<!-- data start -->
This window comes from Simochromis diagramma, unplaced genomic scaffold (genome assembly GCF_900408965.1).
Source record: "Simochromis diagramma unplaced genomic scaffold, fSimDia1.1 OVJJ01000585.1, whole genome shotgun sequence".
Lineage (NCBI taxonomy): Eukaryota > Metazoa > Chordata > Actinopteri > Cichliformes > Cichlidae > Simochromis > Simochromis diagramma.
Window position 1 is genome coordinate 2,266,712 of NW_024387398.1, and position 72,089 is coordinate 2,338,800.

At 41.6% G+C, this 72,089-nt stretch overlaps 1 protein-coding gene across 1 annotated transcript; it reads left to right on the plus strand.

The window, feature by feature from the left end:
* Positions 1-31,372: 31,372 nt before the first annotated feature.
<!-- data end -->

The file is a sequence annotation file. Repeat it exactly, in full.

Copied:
This window comes from Simochromis diagramma, unplaced genomic scaffold (genome assembly GCF_900408965.1).
Source record: "Simochromis diagramma unplaced genomic scaffold, fSimDia1.1 OVJJ01000585.1, whole genome shotgun sequence".
Lineage (NCBI taxonomy): Eukaryota > Metazoa > Chordata > Actinopteri > Cichliformes > Cichlidae > Simochromis > Simochromis diagramma.
Window position 1 is genome coordinate 2,266,712 of NW_024387398.1, and position 72,089 is coordinate 2,338,800.

At 41.6% G+C, this 72,089-nt stretch overlaps 1 protein-coding gene across 1 annotated transcript; it reads left to right on the plus strand.

The window, feature by feature from the left end:
* Positions 1-31,372: 31,372 nt before the first annotated feature.